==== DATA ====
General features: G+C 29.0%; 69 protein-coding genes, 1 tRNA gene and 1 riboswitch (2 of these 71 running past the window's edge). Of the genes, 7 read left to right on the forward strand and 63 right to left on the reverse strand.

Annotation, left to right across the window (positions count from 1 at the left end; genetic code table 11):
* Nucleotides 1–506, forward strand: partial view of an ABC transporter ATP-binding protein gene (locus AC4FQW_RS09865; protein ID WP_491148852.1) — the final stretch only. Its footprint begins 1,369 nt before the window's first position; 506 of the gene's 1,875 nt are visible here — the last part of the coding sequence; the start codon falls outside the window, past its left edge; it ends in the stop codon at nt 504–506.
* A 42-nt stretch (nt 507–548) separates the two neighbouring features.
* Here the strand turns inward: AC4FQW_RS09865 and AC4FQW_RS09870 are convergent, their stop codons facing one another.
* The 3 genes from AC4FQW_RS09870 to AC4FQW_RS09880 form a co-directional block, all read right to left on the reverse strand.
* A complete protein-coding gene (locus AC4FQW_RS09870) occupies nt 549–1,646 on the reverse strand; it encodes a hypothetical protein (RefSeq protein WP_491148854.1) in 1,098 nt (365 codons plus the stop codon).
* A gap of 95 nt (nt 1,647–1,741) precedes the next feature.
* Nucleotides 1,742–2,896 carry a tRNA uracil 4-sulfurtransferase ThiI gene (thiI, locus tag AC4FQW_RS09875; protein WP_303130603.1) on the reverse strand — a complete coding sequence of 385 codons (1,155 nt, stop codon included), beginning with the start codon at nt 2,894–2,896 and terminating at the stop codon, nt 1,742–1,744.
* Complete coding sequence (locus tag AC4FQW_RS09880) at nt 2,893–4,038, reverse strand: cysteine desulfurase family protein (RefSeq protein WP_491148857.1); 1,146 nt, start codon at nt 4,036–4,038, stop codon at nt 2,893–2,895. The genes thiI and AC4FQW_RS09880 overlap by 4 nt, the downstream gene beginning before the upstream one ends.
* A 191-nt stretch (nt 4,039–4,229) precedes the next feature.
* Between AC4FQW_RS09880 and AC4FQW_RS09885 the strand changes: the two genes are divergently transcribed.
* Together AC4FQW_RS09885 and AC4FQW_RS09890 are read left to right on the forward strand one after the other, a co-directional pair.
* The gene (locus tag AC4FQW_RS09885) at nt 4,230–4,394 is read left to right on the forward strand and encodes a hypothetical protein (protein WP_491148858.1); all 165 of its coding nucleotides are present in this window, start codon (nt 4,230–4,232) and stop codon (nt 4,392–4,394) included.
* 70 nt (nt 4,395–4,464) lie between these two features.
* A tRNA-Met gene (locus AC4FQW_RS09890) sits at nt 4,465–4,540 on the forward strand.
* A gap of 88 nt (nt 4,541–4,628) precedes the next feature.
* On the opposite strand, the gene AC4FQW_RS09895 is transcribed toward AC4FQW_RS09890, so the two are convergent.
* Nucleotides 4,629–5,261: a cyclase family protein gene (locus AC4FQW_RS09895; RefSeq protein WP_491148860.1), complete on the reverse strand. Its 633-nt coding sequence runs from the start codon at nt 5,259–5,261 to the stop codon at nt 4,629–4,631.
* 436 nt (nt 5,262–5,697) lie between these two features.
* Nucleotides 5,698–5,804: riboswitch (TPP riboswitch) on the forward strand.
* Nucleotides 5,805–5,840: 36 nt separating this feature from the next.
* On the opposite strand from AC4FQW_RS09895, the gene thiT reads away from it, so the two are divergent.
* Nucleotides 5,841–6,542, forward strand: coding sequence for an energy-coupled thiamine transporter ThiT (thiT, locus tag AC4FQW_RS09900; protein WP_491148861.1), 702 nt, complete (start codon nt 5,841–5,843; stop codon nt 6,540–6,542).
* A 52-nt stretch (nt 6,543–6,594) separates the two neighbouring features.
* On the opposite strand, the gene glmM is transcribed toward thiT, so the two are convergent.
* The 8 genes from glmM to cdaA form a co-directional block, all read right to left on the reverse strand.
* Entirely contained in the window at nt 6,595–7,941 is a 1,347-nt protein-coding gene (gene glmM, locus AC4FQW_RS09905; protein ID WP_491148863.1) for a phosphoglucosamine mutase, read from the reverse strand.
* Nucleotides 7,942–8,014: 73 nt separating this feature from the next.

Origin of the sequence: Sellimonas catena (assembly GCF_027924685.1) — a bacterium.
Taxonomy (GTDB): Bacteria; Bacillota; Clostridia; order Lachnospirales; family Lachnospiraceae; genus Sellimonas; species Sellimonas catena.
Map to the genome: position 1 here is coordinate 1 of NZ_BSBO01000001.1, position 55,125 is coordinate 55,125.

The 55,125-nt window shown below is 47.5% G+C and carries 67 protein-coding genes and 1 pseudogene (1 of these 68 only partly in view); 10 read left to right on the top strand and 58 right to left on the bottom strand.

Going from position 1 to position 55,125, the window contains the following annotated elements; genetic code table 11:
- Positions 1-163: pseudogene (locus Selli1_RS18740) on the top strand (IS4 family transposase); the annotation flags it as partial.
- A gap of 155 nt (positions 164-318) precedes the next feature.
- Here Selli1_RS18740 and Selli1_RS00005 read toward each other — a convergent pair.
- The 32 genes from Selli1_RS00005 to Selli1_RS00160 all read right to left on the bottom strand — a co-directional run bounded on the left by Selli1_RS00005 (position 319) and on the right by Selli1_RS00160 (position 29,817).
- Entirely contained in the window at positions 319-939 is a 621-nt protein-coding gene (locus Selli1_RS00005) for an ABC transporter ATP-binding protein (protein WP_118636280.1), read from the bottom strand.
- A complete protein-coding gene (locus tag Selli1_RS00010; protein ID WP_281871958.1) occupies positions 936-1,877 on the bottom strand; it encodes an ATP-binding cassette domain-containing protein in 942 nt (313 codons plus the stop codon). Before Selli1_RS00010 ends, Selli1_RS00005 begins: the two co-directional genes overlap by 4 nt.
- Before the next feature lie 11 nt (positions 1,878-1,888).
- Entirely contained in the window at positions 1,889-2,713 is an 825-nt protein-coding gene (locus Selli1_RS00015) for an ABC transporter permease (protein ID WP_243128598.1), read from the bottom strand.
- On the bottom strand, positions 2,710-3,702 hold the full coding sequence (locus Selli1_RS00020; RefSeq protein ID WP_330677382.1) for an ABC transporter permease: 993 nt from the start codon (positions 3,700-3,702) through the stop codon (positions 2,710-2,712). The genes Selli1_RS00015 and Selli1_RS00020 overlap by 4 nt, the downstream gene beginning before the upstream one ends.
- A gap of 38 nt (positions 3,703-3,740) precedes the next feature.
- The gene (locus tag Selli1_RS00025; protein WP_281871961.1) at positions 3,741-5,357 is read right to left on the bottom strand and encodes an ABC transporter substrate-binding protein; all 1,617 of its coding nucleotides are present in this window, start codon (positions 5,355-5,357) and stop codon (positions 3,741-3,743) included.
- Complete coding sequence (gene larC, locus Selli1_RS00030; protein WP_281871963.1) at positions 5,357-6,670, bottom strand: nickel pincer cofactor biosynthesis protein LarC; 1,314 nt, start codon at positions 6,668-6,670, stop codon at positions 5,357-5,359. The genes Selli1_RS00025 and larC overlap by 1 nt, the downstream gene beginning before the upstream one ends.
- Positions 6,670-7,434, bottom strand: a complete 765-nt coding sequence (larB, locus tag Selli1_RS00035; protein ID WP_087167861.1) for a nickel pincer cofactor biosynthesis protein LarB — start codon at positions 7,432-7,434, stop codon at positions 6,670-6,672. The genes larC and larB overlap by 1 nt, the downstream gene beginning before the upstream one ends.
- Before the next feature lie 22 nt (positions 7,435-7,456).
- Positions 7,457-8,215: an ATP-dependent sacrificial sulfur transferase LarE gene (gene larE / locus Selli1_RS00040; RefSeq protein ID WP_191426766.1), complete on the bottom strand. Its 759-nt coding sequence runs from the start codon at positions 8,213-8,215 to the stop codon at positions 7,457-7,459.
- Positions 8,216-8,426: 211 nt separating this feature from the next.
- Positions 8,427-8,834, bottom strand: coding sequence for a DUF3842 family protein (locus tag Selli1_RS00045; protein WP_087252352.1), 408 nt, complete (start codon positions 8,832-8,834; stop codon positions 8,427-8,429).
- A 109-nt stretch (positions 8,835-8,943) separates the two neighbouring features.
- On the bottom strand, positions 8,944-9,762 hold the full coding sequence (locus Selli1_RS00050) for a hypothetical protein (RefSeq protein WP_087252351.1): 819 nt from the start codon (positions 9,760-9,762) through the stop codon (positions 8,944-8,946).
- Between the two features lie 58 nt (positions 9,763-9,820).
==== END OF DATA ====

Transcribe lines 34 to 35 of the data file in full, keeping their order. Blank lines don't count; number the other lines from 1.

Going from position 1 to position 55,125, the window contains the following annotated elements; genetic code table 11:
- Positions 1-163: pseudogene (locus Selli1_RS18740) on the top strand (IS4 family transposase); the annotation flags it as partial.